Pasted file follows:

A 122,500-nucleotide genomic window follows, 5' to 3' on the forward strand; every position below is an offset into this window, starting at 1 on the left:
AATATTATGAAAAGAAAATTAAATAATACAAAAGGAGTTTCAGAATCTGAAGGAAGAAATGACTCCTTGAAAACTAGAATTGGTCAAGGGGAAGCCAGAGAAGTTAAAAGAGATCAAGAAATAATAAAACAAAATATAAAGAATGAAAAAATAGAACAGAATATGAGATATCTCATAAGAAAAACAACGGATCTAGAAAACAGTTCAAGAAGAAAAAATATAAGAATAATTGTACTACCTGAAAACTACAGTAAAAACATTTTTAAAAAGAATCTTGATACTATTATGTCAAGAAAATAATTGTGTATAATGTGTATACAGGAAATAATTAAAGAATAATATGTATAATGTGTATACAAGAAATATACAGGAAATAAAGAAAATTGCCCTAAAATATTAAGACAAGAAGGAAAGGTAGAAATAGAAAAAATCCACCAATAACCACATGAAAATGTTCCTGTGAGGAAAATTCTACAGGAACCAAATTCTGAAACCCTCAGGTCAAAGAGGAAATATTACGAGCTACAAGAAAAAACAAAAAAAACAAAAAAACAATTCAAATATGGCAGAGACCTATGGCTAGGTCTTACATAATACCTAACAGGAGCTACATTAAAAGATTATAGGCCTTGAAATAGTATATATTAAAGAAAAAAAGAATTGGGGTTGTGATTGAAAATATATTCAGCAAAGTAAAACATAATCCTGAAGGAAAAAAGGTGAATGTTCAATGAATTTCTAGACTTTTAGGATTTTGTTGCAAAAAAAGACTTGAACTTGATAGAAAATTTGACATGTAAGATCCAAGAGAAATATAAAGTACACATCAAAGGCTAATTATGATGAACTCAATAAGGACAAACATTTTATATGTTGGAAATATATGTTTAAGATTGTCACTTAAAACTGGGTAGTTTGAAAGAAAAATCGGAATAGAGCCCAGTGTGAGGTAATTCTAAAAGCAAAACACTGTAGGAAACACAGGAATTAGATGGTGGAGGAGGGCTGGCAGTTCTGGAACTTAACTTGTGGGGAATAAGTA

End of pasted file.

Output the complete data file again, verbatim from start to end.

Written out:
A 122,500-nucleotide genomic window follows, 5' to 3' on the forward strand; every position below is an offset into this window, starting at 1 on the left:
AATATTATGAAAAGAAAATTAAATAATACAAAAGGAGTTTCAGAATCTGAAGGAAGAAATGACTCCTTGAAAACTAGAATTGGTCAAGGGGAAGCCAGAGAAGTTAAAAGAGATCAAGAAATAATAAAACAAAATATAAAGAATGAAAAAATAGAACAGAATATGAGATATCTCATAAGAAAAACAACGGATCTAGAAAACAGTTCAAGAAGAAAAAATATAAGAATAATTGTACTACCTGAAAACTACAGTAAAAACATTTTTAAAAAGAATCTTGATACTATTATGTCAAGAAAATAATTGTGTATAATGTGTATACAGGAAATAATTAAAGAATAATATGTATAATGTGTATACAAGAAATATACAGGAAATAAAGAAAATTGCCCTAAAATATTAAGACAAGAAGGAAAGGTAGAAATAGAAAAAATCCACCAATAACCACATGAAAATGTTCCTGTGAGGAAAATTCTACAGGAACCAAATTCTGAAACCCTCAGGTCAAAGAGGAAATATTACGAGCTACAAGAAAAAACAAAAAAAACAAAAAAACAATTCAAATATGGCAGAGACCTATGGCTAGGTCTTACATAATACCTAACAGGAGCTACATTAAAAGATTATAGGCCTTGAAATAGTATATATTAAAGAAAAAAAGAATTGGGGTTGTGATTGAAAATATATTCAGCAAAGTAAAACATAATCCTGAAGGAAAAAAGGTGAATGTTCAATGAATTTCTAGACTTTTAGGATTTTGTTGCAAAAAAAGACTTGAACTTGATAGAAAATTTGACATGTAAGATCCAAGAGAAATATAAAGTACACATCAAAGGCTAATTATGATGAACTCAATAAGGACAAACATTTTATATGTTGGAAATATATGTTTAAGATTGTCACTTAAAACTGGGTAGTTTGAAAGAAAAATCGGAATAGAGCCCAGTGTGAGGTAATTCTAAAAGCAAAACACTGTAGGAAACACAGGAATTAGATGGTGGAGGAGGGCTGGCAGTTCTGGAACTTAACTTGTGGGGAATAAGTA